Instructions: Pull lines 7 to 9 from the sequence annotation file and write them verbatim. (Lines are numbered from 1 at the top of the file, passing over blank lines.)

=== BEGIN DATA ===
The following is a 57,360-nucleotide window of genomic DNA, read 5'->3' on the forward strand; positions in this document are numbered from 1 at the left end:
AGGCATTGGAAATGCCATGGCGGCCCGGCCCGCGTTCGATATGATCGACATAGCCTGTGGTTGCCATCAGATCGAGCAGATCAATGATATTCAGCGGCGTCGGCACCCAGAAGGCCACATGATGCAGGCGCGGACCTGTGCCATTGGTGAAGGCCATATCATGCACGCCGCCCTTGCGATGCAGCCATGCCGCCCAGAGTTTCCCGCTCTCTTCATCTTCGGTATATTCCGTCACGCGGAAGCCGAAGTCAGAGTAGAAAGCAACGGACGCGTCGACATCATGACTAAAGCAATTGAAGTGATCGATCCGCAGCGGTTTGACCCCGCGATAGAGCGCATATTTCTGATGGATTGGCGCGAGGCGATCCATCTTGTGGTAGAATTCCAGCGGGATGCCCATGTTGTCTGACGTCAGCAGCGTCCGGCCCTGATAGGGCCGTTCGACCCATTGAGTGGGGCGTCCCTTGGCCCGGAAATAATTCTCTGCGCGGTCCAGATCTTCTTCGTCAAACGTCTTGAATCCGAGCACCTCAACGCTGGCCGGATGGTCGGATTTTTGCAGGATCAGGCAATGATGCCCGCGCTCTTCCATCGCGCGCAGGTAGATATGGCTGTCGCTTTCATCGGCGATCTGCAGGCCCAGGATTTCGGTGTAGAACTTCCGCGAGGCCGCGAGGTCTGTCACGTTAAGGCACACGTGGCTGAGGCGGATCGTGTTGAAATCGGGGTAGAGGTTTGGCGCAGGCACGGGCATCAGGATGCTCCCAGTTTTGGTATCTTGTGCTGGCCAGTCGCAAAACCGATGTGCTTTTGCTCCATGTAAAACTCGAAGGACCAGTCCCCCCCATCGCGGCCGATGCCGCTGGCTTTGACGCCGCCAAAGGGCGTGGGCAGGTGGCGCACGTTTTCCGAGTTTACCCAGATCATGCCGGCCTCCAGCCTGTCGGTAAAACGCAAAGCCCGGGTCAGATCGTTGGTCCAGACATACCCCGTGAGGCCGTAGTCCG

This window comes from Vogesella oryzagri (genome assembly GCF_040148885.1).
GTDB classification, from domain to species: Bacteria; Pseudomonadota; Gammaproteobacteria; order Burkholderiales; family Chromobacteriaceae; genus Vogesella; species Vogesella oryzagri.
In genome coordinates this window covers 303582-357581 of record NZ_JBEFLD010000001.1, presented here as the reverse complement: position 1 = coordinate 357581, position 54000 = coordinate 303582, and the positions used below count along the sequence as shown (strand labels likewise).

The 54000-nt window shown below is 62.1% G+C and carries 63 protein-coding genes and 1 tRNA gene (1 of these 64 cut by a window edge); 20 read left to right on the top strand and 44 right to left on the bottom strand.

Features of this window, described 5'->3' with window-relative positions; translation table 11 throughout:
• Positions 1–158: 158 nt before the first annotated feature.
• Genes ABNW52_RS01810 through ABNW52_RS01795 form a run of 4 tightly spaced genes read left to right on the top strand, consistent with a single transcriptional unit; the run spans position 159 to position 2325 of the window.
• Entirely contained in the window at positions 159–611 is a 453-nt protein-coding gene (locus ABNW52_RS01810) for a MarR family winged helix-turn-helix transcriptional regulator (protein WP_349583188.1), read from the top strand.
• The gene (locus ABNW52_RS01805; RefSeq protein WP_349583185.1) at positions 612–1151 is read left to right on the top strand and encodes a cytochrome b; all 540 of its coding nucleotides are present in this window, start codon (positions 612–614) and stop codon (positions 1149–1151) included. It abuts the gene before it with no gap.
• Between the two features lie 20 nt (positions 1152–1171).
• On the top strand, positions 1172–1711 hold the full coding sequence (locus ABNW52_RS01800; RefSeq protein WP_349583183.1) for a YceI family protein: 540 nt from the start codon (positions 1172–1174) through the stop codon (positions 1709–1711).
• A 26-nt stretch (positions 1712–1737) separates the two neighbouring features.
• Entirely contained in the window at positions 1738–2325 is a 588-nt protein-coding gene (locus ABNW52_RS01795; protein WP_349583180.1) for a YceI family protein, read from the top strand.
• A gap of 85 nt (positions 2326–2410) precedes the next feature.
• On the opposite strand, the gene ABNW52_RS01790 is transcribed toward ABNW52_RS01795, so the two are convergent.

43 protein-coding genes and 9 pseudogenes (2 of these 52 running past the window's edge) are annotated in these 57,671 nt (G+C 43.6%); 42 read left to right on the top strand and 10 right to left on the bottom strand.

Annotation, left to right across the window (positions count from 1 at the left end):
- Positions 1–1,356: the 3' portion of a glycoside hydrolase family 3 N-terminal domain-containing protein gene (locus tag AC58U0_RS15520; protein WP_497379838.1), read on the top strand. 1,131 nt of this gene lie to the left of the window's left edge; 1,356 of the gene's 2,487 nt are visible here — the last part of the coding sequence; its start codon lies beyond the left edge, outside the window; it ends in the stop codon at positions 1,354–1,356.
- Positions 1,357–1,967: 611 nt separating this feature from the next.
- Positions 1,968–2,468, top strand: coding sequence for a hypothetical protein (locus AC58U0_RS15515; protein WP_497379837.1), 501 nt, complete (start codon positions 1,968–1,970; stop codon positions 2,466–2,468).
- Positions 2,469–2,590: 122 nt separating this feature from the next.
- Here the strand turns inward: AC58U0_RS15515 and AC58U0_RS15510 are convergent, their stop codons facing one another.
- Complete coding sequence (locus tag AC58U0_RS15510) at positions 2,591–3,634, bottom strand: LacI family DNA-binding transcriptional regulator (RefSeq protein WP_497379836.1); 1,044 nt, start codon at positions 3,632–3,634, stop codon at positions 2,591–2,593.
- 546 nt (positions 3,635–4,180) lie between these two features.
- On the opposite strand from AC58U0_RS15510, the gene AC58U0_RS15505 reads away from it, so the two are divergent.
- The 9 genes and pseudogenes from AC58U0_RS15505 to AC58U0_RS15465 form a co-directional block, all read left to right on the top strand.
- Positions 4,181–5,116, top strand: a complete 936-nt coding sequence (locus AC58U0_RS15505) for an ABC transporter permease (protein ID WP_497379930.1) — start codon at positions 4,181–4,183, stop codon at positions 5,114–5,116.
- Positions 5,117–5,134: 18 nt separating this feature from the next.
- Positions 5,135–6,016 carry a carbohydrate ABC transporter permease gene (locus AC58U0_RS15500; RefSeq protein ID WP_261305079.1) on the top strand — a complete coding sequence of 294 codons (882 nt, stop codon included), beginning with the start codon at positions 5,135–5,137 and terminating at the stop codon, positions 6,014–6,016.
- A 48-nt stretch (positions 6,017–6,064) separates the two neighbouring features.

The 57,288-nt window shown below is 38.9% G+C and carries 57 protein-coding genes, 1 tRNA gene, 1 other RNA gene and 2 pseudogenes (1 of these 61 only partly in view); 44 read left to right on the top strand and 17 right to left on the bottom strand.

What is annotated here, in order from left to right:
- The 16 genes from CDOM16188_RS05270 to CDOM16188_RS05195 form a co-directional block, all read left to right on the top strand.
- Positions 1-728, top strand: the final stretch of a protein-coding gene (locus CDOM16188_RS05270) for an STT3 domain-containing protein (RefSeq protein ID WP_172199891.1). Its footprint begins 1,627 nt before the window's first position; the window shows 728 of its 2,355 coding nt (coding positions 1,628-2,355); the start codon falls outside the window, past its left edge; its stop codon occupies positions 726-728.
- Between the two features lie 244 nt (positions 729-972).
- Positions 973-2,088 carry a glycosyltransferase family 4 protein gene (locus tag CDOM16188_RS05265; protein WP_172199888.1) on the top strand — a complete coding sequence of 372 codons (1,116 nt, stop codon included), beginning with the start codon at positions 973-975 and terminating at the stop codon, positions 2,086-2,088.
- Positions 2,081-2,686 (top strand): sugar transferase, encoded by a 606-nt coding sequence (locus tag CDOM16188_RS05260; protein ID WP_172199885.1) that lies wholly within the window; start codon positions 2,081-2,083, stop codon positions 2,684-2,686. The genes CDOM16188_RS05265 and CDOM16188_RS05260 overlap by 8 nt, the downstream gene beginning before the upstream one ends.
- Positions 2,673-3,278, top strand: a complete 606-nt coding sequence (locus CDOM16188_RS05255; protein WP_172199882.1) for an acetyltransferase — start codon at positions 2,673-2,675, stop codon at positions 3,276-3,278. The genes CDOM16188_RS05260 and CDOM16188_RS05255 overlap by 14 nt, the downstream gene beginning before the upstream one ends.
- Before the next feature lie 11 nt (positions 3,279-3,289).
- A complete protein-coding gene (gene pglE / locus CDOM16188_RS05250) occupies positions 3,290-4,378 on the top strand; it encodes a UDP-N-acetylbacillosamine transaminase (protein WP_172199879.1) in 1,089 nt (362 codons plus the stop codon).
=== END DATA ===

Features of this window, described 5'->3' with window-relative positions; translation table 11 throughout:
• Positions 1–158: 158 nt before the first annotated feature.
• Genes ABNW52_RS01810 through ABNW52_RS01795 form a run of 4 tightly spaced genes read left to right on the top strand, consistent with a single transcriptional unit; the run spans position 159 to position 2325 of the window.